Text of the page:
Counselling Approach...what difference does it make?
There are many different approaches within counselling, the differences most often stem from the theories and philosophies which underpin them. Where there are some significant differences within the frameworks of thinking about human development and about therapeutic processes, there can also be similarities within these approaches that are complementary and even certain shared elements that enhance the process. It is fair to say most qualified, reputable practitioners are working towards a common goal; that of enabling clients to move through difficulties and to find more fulfilling ways to live, its often just the ways they enable clients may vary. It is important that any practitioner you work with holds membership within a professional body such as BACP, ACC, UKCP and preferably holds accredited status or is working towards accreditation.
What does “person-centred” counselling mean?
“Person-centred” is the name of a style of counselling. The person-centred approach (PCA) strongly holds that we are each driven to do the best for ourselves, no matter what environment we find ourselves in or what problems we are experiencing.
The person-centred approach also strongly holds that all human beings should be treated with dignity and respect; we are all equal and unique individuals. What seems right for us may not be right for others; therefore the approach adopts a non-directive style; believing that each human being has within him or herself the right to choose the their own direction. The approach believes that feeling heard and really understood can help a person to find solutions and to find answers that will enable them to move forward in life.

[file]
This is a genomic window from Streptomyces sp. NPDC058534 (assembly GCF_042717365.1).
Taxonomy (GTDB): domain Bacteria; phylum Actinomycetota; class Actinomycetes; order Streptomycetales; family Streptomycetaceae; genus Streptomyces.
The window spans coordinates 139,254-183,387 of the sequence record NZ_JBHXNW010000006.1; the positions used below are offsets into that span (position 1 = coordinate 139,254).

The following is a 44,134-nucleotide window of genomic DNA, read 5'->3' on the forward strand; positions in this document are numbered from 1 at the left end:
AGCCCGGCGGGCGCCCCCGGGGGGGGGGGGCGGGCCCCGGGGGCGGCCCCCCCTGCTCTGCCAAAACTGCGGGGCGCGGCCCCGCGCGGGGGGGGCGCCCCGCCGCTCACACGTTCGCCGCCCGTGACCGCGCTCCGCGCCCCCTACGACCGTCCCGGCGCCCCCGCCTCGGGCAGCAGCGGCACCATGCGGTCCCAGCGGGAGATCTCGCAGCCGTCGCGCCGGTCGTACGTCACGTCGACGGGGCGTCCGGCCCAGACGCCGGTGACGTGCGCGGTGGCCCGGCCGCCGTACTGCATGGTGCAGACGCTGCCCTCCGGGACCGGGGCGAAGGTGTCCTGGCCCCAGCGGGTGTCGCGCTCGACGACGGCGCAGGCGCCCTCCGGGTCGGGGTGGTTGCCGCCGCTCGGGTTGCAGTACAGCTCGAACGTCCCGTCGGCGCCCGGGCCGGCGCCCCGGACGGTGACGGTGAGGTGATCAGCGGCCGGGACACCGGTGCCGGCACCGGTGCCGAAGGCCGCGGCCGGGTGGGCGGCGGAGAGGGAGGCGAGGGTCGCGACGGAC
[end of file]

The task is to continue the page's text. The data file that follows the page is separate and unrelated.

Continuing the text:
What is "CBT"?
CBT (Cognitive Behavioural Therapy) is based on the idea that how we think (our cognition), how we feel (our emotion) and how we act (our behaviour) are interactive, meaning they influence one and other. Specifically, that our thoughts determine our feelings and our behaviour.
The theory holds that negative and unrealistic thoughts can cause us distress and result in problems and complication in functioning. When a person suffers with psychological distress, the way in which they interpret situations can become distorted, which in turn has a negative impact on the actions they take and behaviors they choose.
What to Expect
There will be an initial assessment meeting - which is more about exchanging information and assessing whether our service is suitable for your needs. This is also a time to ask any questions you may have about the counselling process.
It may be that counselling is not for you at this time, If this is the case we may be able to suggest other helping services which are better suited to your needs.
Essentially the counselling room is a safe place where a person (client) can come and feel heard, understood and accepted in a non-directive and non-judgemental way. The relationship between the client and the counsellor is a unique and trusting relationship where the counsellor is dedicated to treating the client with respect, dignity and acceptance.
The counselling process maybe as long or as short as is necessary for the client to feel satisfied in the services received, and believe they are ready to move on independently. Counselling sessions are one hour long and are held on a weekly basis.